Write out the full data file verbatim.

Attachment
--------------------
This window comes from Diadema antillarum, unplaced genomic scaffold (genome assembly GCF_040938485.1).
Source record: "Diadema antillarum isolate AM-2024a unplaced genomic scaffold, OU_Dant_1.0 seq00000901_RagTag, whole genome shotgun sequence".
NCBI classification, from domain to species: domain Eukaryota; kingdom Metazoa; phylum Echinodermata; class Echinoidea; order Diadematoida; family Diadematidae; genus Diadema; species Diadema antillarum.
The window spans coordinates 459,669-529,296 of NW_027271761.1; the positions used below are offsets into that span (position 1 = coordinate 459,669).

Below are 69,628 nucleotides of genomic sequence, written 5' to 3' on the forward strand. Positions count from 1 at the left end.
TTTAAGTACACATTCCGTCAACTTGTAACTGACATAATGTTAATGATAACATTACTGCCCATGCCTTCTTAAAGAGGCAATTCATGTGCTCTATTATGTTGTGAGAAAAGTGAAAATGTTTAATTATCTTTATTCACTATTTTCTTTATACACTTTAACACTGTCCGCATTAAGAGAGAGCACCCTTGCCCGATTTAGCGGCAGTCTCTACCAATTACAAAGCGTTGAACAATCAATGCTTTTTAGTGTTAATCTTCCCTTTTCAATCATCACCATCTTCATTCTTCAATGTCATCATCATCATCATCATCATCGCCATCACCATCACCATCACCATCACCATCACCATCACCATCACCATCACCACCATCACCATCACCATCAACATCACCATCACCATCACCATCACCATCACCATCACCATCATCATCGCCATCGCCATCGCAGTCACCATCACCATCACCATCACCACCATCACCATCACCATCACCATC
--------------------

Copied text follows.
This window comes from Diadema antillarum, unplaced genomic scaffold (genome assembly GCF_040938485.1).
Source record: "Diadema antillarum isolate AM-2024a unplaced genomic scaffold, OU_Dant_1.0 seq00000901_RagTag, whole genome shotgun sequence".
NCBI classification, from domain to species: domain Eukaryota; kingdom Metazoa; phylum Echinodermata; class Echinoidea; order Diadematoida; family Diadematidae; genus Diadema; species Diadema antillarum.
The window spans coordinates 459,669-529,296 of NW_027271761.1; the positions used below are offsets into that span (position 1 = coordinate 459,669).

Below are 69,628 nucleotides of genomic sequence, written 5' to 3' on the forward strand. Positions count from 1 at the left end.
TTTAAGTACACATTCCGTCAACTTGTAACTGACATAATGTTAATGATAACATTACTGCCCATGCCTTCTTAAAGAGGCAATTCATGTGCTCTATTATGTTGTGAGAAAAGTGAAAATGTTTAATTATCTTTATTCACTATTTTCTTTATACACTTTAACACTGTCCGCATTAAGAGAGAGCACCCTTGCCCGATTTAGCGGCAGTCTCTACCAATTACAAAGCGTTGAACAATCAATGCTTTTTAGTGTTAATCTTCCCTTTTCAATCATCACCATCTTCATTCTTCAATGTCATCATCATCATCATCATCATCGCCATCACCATCACCATCACCATCACCATCACCATCACCATCACCATCACCACCATCACCATCACCATCAACATCACCATCACCATCACCATCACCATCACCATCACCATCATCATCGCCATCGCCATCGCAGTCACCATCACCATCACCATCACCACCATCACCATCACCATCACCATC